After an hour of strenuous activity during my yoga class at the Y, our instructor, Sandy, a soft-spoken, gentle spirit, has us lay on our backs while we close our eyes, listen to soft, soothing music, and go into what she calls the final relaxation. She asks us to free our minds from the cares and worries of our lives and see with our third eye. When I close my eyes, I actually see a faint white light in the middle of my “vision,” and I focus my mind on that. Within minutes we are all transported to a place free of stress and worldly concerns. We feast on the sensation of true peace. By the time Sandy strikes the chimes to bring us back to earth, we are renewed.
The trick is to carry that feeling with me once I leave my yoga class. Indeed, it does stay with me for part of the day, but then I let the apprehensiveness of daily life creep back in with all its anxieties and regrets and what-if scenarios. That sense of disquiet was felt so keenly this past week after a wonderful visit to Michigan to see my daughter and granddaughters and son-in-law. I relished every moment of our time together, even though all I did was to follow my daughter’s busy routine. Because it was spring break for the girls, they enjoyed a slightly slower pace than usual. That left time for my daughter and me to sit at the kitchen counter most of the morning, savoring our coffee and conversation.
By the time my daughter took me back to the airport, we had had just enough time to settle into an easy routine of our own, and now I was disrupting it to return to Virginia. Each time we say goodbye to each other, we hug each other a little harder, hold each other a little longer. I love my daughter with all my heart, and she feels it. She doesn’t worry about entertaining me or having a spotless house or cooking fabulous meals every night. She doesn’t have to pretend to be someone else because I know who she is.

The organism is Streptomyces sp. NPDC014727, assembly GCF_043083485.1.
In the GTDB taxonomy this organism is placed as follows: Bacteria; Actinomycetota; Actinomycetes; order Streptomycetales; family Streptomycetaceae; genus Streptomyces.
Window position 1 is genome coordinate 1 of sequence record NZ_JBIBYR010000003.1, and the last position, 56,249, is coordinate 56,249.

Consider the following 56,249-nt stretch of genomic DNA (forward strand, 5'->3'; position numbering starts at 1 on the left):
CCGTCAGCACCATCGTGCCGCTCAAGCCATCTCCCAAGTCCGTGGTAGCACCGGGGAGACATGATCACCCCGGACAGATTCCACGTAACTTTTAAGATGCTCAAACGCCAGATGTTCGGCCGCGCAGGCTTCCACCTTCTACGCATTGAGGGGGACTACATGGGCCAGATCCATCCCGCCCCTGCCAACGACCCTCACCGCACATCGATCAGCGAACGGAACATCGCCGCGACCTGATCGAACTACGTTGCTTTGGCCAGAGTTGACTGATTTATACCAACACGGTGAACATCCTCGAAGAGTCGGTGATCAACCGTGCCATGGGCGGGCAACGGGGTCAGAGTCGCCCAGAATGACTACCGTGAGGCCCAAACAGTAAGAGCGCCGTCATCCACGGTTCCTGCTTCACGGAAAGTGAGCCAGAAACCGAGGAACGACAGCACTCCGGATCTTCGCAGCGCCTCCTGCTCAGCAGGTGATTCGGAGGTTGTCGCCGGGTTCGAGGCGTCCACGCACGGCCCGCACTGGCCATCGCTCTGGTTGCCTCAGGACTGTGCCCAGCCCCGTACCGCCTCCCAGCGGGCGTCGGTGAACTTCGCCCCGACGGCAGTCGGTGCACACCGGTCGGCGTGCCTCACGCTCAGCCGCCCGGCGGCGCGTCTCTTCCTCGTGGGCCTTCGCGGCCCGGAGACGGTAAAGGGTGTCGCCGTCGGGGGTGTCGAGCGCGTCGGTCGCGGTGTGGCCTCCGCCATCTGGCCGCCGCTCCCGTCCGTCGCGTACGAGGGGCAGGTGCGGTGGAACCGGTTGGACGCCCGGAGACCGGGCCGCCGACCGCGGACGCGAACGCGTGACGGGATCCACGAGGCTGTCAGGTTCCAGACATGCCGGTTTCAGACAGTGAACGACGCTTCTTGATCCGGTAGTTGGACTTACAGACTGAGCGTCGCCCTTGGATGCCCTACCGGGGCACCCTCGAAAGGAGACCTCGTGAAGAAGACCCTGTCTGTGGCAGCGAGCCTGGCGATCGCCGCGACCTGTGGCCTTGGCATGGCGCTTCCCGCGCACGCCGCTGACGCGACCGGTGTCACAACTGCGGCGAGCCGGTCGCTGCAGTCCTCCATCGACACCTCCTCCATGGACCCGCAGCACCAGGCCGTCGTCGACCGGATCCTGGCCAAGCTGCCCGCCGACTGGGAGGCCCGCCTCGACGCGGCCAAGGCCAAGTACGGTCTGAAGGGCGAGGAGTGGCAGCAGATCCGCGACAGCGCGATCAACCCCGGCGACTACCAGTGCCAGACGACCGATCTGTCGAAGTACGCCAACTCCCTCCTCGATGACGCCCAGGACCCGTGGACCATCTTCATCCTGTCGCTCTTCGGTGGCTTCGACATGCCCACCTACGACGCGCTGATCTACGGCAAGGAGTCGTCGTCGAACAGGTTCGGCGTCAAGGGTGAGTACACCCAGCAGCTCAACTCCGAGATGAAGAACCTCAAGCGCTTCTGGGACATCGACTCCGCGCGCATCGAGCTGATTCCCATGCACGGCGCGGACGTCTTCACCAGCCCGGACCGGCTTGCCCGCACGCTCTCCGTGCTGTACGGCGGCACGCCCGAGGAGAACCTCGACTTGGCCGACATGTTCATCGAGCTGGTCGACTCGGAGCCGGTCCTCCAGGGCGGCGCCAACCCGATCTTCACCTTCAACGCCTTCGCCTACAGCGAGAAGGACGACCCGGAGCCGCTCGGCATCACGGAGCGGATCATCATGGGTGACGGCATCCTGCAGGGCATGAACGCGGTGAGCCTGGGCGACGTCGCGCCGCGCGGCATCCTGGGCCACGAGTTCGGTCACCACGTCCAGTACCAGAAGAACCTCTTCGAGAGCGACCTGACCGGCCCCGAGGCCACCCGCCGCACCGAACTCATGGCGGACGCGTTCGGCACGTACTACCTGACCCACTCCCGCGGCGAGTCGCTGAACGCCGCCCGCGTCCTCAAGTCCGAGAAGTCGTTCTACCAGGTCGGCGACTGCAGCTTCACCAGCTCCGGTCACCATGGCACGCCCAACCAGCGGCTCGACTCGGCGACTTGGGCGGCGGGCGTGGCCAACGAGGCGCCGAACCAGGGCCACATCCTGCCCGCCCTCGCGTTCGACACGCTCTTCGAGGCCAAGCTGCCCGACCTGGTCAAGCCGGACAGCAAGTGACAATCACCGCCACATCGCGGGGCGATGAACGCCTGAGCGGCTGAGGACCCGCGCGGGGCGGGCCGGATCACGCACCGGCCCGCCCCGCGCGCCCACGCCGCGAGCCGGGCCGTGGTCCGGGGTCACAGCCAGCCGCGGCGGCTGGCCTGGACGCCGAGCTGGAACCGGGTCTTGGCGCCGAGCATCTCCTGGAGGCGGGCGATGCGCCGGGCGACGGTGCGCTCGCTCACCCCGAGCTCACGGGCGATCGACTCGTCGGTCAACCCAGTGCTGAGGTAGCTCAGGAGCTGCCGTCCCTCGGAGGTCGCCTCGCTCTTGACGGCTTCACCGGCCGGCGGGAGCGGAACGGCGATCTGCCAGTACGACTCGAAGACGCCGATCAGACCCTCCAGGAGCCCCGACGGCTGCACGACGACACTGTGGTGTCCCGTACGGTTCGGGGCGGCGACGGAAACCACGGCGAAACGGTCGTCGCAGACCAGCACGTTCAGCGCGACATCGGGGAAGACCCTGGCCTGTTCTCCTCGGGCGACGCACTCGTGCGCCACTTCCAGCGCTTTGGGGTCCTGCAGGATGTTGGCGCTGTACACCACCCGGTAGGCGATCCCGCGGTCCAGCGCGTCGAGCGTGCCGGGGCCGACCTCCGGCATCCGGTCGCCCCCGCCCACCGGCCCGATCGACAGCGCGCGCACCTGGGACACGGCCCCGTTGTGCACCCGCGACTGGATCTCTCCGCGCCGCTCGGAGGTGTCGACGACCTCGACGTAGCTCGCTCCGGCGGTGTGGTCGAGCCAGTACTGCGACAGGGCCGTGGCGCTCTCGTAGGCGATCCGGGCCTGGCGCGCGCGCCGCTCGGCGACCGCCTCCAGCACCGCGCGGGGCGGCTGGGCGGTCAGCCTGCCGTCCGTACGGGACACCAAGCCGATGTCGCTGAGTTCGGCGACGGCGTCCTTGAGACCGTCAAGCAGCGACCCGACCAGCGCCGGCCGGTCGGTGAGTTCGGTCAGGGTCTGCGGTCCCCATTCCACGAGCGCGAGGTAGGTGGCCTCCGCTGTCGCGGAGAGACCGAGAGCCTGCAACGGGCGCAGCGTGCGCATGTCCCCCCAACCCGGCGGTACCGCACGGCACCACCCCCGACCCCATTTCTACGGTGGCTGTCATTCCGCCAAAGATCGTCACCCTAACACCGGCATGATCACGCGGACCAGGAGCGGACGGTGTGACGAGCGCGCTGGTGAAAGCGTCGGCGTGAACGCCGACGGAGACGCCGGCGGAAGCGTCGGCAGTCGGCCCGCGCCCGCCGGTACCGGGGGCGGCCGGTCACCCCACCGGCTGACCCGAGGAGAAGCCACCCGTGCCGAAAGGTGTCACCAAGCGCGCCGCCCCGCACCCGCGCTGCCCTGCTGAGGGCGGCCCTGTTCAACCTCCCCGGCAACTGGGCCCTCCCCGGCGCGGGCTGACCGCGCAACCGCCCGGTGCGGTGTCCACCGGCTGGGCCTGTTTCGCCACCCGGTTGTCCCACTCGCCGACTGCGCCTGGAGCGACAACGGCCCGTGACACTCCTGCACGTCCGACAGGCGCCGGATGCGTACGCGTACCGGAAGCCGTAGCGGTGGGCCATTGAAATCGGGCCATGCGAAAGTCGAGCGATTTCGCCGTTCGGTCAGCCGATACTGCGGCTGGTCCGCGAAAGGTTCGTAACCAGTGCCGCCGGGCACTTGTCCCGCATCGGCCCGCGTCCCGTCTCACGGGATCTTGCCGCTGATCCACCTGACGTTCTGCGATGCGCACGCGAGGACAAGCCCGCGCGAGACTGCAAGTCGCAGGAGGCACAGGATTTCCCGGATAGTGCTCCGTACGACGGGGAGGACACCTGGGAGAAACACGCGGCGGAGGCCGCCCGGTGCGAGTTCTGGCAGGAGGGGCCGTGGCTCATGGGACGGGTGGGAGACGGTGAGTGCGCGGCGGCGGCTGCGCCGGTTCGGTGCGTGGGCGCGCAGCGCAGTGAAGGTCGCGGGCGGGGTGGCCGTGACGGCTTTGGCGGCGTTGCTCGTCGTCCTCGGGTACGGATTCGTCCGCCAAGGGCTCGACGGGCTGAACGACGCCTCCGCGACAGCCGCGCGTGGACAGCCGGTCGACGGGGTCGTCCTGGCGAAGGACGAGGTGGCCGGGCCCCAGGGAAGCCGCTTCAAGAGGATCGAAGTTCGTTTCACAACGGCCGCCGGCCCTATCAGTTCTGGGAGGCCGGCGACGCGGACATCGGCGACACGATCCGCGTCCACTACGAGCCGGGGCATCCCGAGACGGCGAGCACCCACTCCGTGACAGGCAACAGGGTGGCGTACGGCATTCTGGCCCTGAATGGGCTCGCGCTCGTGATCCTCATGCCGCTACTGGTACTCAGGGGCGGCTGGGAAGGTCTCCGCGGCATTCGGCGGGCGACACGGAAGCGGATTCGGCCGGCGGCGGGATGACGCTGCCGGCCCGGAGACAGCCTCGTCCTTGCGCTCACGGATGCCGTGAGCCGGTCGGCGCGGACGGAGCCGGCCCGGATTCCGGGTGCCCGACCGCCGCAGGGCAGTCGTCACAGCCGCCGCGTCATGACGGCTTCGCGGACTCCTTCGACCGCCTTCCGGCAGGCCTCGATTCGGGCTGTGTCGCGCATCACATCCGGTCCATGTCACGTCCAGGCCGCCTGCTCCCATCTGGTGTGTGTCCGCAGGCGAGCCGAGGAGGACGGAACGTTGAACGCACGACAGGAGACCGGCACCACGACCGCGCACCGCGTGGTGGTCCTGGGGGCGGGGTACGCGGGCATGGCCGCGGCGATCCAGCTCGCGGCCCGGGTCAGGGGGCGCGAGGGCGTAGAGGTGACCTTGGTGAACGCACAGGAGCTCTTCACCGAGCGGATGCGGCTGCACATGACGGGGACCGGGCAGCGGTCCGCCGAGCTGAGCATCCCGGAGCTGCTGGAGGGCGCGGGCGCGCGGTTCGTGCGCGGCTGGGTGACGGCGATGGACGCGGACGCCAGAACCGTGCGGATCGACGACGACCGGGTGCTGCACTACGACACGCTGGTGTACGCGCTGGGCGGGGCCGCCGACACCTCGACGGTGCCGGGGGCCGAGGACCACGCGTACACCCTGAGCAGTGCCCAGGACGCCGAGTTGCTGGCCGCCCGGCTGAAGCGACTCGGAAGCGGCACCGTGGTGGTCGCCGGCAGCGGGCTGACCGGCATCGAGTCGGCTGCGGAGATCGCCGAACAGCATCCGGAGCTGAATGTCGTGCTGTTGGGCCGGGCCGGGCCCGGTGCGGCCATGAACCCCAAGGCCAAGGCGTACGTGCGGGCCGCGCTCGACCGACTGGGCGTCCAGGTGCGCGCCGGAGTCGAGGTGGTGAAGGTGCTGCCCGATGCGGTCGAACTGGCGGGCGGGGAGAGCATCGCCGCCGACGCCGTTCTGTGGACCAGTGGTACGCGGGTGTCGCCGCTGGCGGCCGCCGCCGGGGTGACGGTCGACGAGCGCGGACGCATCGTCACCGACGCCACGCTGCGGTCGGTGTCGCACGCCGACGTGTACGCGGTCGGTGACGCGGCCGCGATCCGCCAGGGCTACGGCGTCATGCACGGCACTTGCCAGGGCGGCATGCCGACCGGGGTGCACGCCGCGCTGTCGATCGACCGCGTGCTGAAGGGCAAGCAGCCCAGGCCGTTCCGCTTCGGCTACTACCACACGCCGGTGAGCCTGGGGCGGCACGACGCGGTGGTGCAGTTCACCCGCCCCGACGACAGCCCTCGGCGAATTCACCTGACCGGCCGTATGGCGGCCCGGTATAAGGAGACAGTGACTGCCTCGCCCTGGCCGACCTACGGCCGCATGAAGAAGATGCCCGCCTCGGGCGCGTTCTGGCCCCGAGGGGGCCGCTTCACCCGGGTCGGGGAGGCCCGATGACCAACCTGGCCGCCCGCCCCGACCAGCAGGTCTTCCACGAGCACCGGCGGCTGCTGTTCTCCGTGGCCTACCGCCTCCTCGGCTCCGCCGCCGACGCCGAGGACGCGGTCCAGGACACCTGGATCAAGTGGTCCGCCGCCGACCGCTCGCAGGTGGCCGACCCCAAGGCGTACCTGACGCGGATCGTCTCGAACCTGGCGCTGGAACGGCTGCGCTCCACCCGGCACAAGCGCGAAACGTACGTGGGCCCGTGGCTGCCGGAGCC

The problem is that we don’t get to see each other as much as we want or need. Retirement has given me the opportunity to see her so much more than I could when I was working, but it still is not nearly enough. It will never be enough. I used to play this game of trying to figure out how many more times we would get to see each other (twice a year times the number of years I probably had left equals maybe forty-four more times). Thank goodness I stopped that nonsense!
But I still carry a sorrow with me because I have missed so much of her life and her children’s lives. I want to ease that pain by looking at my life with that third eye, the eye that sees life not as a series of years we can never get back, but as a present reality of the blessings that surround us every day. And yes, I am surrounded with so many blessings, my cup overfloweth. That third-eye sight sees only the now, not the was or the could have been or the yet to be, but the now that is the only time we really have. Oh, to be able to live in the now and be content with that alone. I’m working on it, Sandy. With your help, I’ll get there.